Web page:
We were going to Electric Picnic the following day and as we are a little older and used to our few comforts we opted for the hotel in Portlaoise instead of a tent!
The hotel that is normally “from €59” per night was now €200 but the snag was if you wanted to book for Saturday night then you had to book Friday night at well – fair enough we reckoned. We have come to accept that when you are a “captive” they can pretty much charge what they want – its like the last minute Ryanair flights.
We weren’t expecting The Ritz but we were hoping for this hotel alongside the motorway to be good at least and maybe there might be a buzz and a few things going on for the “Picnic”.
We booked in to be told that the rate was room only and breakfast, which was extra would be served from 8am …hmm
The room was a little bit tired but functional, the second bed had been removed, the light kept switching off in the loo and there was virtually no mobile phone reception (not their problem I guess) – my kids would be ringing as we were meeting up at the festival the next day.
We had done enough driving for one day so we decided to grab a bite to eat in the restaurant – it was surprisingly quiet as we were pretty much the only diners except for a bunch of young women. We managed to get the worst chicken wings of all time and the 100% beef burgers (festival fever was kicking in already!) were tasteless and overcooked.
We watched as a man sat alone in the corner waiting for his meal – from where we sat we could see that it was ready and sitting under the heated lamps. The waitress was chatting to the manager but didn’t seem to spot that his meal was ready – she came over to us, cleared our plates and then collected his meal and brought it to him. I’m guessing it was sitting there for about 5 minutes.
It was at that point that a young and older woman arrived – they were obviously here hoping for a nice meal and I felt a sense of responsibly towards them. I felt like telling them to go somewhere else!
“Are you sure I shouldn’t say something to them?” I asked Dee. “You can’t do that and besides, they will think you are mad” A good point I reckoned!
The manager marched around the restaurant with a sense of authority – I watched him wondering – does he realise how bad the place is? The two chefs were staring out from the open kitchen waiting for another customer order – come on guys, surely you want to produce better meals? Do better even for your own satisfaction?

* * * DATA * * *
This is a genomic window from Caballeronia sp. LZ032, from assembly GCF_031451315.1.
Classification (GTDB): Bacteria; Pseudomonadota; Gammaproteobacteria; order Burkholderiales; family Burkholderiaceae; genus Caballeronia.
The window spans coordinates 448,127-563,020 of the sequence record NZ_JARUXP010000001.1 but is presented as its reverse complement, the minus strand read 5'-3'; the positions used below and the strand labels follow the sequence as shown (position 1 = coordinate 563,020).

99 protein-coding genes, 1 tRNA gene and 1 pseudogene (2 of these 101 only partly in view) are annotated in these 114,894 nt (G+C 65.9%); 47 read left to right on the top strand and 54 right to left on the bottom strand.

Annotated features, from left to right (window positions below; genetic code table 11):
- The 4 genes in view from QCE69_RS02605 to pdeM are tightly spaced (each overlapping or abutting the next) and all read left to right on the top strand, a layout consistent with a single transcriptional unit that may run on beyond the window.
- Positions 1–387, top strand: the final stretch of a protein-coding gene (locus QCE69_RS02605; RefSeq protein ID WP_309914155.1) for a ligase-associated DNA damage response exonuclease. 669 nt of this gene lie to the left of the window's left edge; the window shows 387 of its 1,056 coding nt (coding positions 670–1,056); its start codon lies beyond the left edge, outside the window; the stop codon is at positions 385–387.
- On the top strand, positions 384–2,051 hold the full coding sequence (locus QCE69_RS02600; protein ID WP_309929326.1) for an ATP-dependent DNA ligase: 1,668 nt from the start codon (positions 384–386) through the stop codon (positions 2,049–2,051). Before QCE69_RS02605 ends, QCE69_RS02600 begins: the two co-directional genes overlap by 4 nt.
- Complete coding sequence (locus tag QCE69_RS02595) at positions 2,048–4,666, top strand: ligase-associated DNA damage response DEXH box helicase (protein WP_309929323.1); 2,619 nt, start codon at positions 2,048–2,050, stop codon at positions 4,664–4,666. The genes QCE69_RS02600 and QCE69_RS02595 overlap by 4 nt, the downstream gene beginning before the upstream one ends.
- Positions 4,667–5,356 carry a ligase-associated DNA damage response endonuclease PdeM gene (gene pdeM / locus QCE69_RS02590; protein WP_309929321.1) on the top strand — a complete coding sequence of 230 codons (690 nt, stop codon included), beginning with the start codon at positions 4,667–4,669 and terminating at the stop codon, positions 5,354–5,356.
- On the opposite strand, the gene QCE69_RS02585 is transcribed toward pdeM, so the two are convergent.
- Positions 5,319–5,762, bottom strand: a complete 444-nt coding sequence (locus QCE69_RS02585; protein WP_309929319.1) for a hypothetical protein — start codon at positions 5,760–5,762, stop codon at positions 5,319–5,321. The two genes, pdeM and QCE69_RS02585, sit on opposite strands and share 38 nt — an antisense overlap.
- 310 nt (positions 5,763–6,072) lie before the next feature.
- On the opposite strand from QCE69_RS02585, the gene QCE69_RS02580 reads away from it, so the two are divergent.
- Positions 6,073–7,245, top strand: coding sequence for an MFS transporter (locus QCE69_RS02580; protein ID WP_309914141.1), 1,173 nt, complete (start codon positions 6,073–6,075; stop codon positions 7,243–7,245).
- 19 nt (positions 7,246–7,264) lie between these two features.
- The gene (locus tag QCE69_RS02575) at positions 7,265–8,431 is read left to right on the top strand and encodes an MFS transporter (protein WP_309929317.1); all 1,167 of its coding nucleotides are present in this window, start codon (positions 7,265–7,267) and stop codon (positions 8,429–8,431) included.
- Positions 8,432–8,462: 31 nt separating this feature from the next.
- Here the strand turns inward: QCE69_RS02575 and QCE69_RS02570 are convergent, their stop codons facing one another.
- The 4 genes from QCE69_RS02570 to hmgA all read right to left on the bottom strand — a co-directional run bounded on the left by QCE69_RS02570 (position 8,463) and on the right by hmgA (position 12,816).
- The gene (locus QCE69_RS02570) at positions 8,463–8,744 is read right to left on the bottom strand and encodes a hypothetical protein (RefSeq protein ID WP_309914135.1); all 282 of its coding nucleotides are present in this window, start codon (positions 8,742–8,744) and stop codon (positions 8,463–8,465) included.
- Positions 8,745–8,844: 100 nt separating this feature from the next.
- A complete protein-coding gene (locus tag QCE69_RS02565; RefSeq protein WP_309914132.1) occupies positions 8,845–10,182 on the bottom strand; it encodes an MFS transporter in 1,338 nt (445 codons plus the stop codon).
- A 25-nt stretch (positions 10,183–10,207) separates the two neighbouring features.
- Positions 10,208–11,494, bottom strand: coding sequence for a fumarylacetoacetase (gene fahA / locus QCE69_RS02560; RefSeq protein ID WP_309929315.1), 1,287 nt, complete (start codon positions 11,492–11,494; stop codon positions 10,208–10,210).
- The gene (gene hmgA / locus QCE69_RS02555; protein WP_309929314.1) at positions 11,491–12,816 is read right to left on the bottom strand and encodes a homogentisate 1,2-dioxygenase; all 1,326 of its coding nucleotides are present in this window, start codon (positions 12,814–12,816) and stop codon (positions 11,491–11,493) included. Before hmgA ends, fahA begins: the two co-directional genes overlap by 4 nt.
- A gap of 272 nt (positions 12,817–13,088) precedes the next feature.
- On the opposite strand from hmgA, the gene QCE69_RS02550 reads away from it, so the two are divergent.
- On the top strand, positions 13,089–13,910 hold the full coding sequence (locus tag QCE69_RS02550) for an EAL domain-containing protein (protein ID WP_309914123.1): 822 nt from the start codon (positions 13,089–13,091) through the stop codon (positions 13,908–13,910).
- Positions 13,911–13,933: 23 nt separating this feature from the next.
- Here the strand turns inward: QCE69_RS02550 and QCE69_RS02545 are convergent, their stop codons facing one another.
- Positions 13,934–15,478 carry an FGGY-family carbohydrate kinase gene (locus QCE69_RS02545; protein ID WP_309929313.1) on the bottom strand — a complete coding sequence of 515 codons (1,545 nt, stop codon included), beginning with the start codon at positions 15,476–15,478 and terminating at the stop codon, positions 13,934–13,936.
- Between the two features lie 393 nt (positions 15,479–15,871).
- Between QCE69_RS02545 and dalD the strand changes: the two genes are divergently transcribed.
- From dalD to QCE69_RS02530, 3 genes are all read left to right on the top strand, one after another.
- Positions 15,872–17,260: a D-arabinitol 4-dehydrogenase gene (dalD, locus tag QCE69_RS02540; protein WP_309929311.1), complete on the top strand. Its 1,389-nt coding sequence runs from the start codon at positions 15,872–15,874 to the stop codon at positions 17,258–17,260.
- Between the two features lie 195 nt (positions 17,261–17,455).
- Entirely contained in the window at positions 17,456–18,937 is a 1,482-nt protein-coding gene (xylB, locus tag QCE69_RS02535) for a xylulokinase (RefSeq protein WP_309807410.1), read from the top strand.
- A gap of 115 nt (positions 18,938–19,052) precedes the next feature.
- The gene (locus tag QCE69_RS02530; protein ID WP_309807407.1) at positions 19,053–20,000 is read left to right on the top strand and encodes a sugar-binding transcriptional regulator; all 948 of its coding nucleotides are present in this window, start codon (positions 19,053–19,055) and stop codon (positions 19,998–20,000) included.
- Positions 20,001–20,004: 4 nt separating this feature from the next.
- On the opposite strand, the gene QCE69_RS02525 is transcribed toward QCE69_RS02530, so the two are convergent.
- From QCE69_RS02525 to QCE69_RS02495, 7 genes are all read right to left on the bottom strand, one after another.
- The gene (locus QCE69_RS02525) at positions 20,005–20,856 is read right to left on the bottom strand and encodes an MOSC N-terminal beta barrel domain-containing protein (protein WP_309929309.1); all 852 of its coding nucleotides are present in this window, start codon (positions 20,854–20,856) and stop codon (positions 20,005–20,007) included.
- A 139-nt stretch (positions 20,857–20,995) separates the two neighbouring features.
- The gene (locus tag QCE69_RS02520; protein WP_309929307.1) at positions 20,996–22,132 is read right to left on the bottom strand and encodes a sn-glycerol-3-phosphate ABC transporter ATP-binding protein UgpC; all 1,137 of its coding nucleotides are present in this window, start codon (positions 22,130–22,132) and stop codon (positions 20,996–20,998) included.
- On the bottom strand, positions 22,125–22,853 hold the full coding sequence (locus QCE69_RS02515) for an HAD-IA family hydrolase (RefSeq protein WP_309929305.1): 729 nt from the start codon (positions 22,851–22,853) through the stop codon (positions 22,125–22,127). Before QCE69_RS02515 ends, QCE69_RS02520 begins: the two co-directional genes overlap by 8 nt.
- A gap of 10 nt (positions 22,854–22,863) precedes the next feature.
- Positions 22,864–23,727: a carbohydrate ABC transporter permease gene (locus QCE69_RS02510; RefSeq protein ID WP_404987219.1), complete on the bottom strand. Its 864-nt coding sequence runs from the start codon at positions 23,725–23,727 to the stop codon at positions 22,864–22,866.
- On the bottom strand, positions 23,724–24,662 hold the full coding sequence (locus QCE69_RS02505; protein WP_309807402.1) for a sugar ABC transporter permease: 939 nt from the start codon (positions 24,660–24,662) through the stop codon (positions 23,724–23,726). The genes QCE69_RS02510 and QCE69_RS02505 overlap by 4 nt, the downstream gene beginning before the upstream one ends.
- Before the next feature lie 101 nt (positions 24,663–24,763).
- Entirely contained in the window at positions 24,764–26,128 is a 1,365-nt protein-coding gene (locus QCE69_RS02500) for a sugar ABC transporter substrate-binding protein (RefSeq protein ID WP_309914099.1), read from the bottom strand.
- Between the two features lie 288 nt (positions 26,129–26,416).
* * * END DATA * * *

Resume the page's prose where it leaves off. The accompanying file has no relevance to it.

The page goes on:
Our plates were cleared – the waitress had a sixth sense that “how was your meal?” was a question she shouldn’t bother with.
The following day we had a great time at Electric Picnic, the highlights being Young Wonder, Daithi and the rock god Robert Plant (ex Led Zeppelin). At the festival you could see that some of the vendors were taking advantage with expensive food and beer but some were charging normal prices.
We were back at the hotel for about 2 am to find none of the glasses had been cleared from the room from the night before – I was looking forward to checking out the next morning.
This place has settled for a certain standard, a level of service that delivers you rooms at €59 and one that leaves you unsatisfied and sealing the argument that you get what you pay for. They could do better, an awful lot better if they just tried and had some pride in their product and service but In some ways it didn’t matter because we were captives for both nights.
Instead of giving us a “good” experience for our overpriced stay and possibly making us consider it again (at €59) we will now pass the hotel every time we take the trip back and forth to Dublin and say “that’s that poor place that totally ripped us off during Electric Picnic …do you remember?”
There are times when our customers are captives:
- They need something urgently
- They are stuck with a problem
- You are the only one open
- They have a crisis
- They have no other option at the time but deal with you
- You have a monopoly in that area
- You are the only one with their files
When your customer is a captive how do you treat them?